Petitioners' decedent, creator of the pending trust, possessed the power to accumulate income of the trust in the exercise of his discretion with that of one not a beneficiary of the trust. That decedent, under the trust instrument, reserved a power sufficient to cause a portion of the income so accumulated to be distributed to him upon the death of his wife, the primary beneficiary. It is not material that decedent did not exercise this power nor that the fund accumulated could be received by him only if he survived his wife. During the taxable year he was in possession of the power. As this Board said in Charles Kaplan, 26 B. T. A. 379; affd., Kaplan v. Commissioner, 66 Fed. (2d) 401:
In our opinion the power reserved by petitioner to himself as trustee to accumulate the trust income for future distribution to himself as the grantor in case he survived his wife, brings the trust income within the scope of section 219 (h), supra. The word "may" as used in that section clearly issued in a permissive sense only and is not equivalent to "shall." It contemplates a trust wherein the grantor retains dominion over the trust income to the extent of diverting it to himself. The declaration of trust before us reserved to the petitioner, as grantor and trustee, full power to bring about exactly the possibility contemplated by the statute. We find no error, therefore, in the respondent's determination that the trust income was taxable to the petitioner individually.
As to the remaining 25 percent of "C", the trust deed did not preclude the Dravo Management Corporation or the Dravo Corporation, either of which, in the alternative, had absolute authority under the trust to select the participants and their participation, from including the decedent in those participants. The trust instrument contained that inhibition as to 75 percent of "C."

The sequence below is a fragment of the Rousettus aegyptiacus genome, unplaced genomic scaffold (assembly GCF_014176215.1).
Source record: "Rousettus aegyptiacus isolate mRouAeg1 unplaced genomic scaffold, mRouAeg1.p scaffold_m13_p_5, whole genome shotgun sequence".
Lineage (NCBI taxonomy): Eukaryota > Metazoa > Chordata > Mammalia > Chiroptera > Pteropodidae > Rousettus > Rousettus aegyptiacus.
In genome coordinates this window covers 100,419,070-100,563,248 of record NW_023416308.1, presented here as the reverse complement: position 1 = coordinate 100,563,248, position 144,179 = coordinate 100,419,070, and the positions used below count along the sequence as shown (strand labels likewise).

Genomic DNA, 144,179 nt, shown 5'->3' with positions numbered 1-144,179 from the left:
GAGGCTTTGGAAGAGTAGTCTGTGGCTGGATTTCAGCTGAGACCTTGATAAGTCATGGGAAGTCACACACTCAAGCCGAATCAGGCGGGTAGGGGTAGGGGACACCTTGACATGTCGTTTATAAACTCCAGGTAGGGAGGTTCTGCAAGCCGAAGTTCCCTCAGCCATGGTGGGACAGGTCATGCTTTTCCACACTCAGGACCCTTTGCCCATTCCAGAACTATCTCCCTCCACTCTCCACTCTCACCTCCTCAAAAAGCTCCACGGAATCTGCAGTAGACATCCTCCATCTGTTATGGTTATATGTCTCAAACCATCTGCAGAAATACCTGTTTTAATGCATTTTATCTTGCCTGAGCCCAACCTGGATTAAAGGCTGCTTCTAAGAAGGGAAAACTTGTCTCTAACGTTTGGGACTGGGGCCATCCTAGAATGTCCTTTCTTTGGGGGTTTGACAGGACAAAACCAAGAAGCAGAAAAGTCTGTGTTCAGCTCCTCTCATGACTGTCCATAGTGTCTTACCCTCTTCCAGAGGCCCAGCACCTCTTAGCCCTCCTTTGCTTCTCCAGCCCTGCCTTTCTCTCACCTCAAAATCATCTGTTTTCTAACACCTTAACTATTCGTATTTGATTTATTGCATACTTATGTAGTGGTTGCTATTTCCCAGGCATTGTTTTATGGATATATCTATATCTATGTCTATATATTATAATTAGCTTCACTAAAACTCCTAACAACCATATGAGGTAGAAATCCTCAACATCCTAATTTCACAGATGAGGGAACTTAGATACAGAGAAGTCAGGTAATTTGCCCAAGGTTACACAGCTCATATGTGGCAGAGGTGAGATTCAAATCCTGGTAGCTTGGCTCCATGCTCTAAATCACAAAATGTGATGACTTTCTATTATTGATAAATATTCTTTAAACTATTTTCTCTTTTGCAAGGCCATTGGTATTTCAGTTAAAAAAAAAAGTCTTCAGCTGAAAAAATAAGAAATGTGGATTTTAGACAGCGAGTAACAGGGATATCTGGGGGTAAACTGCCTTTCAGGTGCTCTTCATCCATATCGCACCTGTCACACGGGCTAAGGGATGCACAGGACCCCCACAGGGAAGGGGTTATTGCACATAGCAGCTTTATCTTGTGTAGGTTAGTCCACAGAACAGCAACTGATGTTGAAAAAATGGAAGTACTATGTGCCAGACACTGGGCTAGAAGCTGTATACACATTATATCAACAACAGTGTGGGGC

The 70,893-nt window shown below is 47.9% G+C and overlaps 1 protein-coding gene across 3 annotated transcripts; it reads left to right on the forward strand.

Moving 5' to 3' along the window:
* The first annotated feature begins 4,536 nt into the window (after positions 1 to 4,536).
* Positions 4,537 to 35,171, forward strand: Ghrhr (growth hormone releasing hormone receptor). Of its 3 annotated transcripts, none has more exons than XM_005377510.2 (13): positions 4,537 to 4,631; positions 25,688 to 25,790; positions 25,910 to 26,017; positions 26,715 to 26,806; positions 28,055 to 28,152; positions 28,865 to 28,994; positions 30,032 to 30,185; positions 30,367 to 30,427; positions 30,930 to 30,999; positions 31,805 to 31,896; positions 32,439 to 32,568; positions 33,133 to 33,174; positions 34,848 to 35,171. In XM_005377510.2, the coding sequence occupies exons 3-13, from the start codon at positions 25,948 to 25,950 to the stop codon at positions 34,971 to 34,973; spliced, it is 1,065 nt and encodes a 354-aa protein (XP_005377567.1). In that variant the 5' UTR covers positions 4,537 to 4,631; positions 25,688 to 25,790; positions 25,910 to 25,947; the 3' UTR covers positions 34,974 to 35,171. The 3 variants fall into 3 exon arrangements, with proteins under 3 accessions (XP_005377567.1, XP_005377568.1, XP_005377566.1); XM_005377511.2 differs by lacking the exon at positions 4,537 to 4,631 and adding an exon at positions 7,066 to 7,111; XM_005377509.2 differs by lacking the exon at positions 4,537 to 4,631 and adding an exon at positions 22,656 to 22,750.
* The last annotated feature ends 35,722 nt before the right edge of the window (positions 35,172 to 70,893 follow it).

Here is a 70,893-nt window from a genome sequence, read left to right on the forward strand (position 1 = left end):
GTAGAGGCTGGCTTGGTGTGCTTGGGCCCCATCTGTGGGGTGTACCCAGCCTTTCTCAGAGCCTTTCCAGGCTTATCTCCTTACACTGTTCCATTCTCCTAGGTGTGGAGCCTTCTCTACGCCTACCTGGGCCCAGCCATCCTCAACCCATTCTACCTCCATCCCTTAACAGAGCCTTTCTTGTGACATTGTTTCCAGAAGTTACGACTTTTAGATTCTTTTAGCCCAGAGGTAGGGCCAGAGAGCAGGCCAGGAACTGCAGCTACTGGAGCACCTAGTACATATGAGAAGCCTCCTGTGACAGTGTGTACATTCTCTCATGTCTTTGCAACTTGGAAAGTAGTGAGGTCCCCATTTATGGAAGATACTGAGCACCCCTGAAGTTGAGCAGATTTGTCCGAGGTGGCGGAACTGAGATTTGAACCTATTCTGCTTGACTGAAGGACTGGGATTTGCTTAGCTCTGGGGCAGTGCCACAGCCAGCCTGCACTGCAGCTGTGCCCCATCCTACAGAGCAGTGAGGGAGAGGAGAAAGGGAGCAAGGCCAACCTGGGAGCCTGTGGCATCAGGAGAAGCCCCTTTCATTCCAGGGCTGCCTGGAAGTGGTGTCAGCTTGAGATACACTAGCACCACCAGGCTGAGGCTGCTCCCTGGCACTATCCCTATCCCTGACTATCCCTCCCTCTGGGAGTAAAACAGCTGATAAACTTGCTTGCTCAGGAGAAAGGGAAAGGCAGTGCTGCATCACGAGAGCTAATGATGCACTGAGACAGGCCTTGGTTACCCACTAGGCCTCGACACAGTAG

If decedent controlled either such corporation, certainly he could have exercised that control by causing his employment by the Dravo Corporation and its distribution of part or all of this fund to him.
The corporation bore the same name as decedent. The corpus of the trust was composed entirely of securities of that corporation. Apparently the considerable block of common stock included in the trust corpus was not all of that stock decedent owned. However, it is not clear that the decedent did control either corporation. But respondent has determined the pending deficiency upon the theory that decedent possessed the power to cause distribution to him, at his wife's death, of the disputed income, including the specific portion now under discussion. In any view of the record, control by decedent of either or both of these corporations is not contradicted. We must, therefore, premise our conclusion on its existence. The result reached as to 75 percent of "C" would thus follow, as to this remaining 25 percent, upon authority of Charles Kaplan, supra.
Accordingly, we conclude, one third of the contested income is taxable to petitioners' decedent.
Reviewed by the Board.
Judgment will be entered under Rule 50.
The intent of the donor, as evidenced by the trust instrument, was that none of share "C" should come to him. The prevailing opinion goes too far in taxing one third of the income to him on the theory that he might outlive his wife, break faith with the employees whom he intended to benefit, and thus recover the income for himself. The petitioner has made a prima facie case as to the 25 percent of this share.
VAN FOSSAN, MATTHEWS, and MELLOTT agree with this dissent.